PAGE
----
FIGS. 4A-4H are cross-section views illustrating a pixel cell 400 at various stages during fabrication in accordance with the teachings of the present invention. It is noted that pixel cell 400 of FIGS. 4A-4H illustrate cross-section views during various stages of fabrication of pixel cell 100 of FIG. 1 and/or of pixel cell 200 of FIG. 2 and/or pixel cell 300 of FIG. 3, and that similarly named and numbered elements referenced below are coupled and function similar to as described above. To illustrate, FIG. 4A shows a cross-section view of one example during fabrication of pixel cell 400 including a semiconductor substrate layer 402 with a sacrificial oxide growth 403 in accordance with the teachings of the present invention. In one example, it is appreciated that sacrificial oxide growth 403 has a thickness that is sufficient to stop a nitride etch in later fabrication steps.

FIG. 4B illustrates the cross-section view of the example of pixel cell 400 including the semiconductor substrate layer 402 with nitride 435 deposited over the sacrificial oxide growth 403 in accordance with the teachings of the present invention.

FIG. 4C illustrates the cross-section view of the example of pixel cell 400 including the semiconductor substrate layer 402 having isolation fences 435A and 435B etched from nitride layer 435 in accordance with the teachings of the present invention. In one example, isolation fences 435A and 435B have thicknesses as narrow as the minimum line width allowed according to the design rules of the semiconductor fabrication process, which in one example is approximately 0.06 microns. In addition, in one example, the isolation fences 435A and 435B have a height of approximately 0.150 microns.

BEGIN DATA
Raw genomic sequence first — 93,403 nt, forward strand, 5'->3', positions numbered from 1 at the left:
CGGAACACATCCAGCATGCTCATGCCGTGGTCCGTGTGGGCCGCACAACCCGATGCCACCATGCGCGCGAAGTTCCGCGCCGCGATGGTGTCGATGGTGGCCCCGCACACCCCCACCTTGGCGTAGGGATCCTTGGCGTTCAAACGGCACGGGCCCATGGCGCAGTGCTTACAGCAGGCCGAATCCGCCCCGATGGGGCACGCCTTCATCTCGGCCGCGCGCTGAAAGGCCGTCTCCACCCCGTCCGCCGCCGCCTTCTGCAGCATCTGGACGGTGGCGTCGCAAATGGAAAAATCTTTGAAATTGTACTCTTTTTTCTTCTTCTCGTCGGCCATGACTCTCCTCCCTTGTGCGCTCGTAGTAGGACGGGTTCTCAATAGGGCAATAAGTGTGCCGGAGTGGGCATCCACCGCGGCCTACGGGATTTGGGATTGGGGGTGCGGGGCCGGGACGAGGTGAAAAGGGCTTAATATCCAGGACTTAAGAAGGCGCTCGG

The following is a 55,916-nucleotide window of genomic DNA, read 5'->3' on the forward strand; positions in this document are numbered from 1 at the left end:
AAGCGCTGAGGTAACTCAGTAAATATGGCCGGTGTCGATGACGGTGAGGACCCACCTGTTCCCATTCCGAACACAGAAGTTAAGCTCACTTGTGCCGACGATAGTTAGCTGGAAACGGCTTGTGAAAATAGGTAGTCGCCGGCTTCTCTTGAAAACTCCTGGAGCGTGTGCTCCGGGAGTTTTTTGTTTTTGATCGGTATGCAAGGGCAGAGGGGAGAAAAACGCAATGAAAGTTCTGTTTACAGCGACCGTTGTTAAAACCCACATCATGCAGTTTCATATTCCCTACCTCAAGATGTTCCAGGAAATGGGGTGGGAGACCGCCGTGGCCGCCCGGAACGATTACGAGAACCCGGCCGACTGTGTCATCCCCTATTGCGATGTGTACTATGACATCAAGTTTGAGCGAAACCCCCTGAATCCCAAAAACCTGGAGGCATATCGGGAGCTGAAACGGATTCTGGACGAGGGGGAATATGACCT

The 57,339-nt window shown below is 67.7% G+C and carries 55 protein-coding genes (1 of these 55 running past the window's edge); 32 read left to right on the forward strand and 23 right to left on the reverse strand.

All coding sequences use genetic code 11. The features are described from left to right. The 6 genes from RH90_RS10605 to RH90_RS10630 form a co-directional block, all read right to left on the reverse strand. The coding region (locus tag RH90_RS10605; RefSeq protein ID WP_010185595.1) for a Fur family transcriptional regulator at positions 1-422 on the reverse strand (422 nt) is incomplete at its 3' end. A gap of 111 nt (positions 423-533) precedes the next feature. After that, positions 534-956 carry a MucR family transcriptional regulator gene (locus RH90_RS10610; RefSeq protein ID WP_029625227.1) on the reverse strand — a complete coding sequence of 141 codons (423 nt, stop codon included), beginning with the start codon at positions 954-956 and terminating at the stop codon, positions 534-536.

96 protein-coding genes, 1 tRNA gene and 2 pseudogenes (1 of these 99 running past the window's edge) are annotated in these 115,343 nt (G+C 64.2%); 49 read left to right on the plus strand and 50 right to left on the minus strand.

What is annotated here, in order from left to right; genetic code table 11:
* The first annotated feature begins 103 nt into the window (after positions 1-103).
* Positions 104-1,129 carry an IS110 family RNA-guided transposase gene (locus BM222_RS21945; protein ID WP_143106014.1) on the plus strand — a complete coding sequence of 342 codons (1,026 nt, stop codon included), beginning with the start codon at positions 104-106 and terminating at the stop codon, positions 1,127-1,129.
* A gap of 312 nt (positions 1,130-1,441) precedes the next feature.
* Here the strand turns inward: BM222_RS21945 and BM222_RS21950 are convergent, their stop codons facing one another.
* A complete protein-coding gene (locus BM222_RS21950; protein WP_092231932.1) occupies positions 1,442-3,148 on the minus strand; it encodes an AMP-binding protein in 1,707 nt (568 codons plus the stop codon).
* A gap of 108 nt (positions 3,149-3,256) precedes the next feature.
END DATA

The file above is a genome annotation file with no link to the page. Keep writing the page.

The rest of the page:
FIG. 4D illustrates the cross-section view the example of pixel cell 400 including the semiconductor substrate layer 402 having the etched isolation fences 435A and 435B with the sacrificial oxide layer 403 etched away from the exposed portions of the semiconductor substrate layer 402 that are not covered by isolation fences 435A and 435B in accordance with the teachings of the present invention.

FIG. 4E illustrates the cross-section view of the example of pixel cell 400 including the semiconductor substrate layer 402 having the etched isolation fences 435A and 435B with a gate oxide layer 404 grown over the semiconductor substrate layer 402 in accordance with the teachings of the present invention. In one example, the gate oxide layer 404 has a thickness of approximately 3 to 5 nm.

FIG. 4F illustrates the cross-section view the example of pixel cell 400 including semiconductor substrate layer 402 having a polysilicon layer 405 deposited over the etched isolation fences 435A and 435B and the gate oxide layer 404 in accordance with the teachings of the present invention.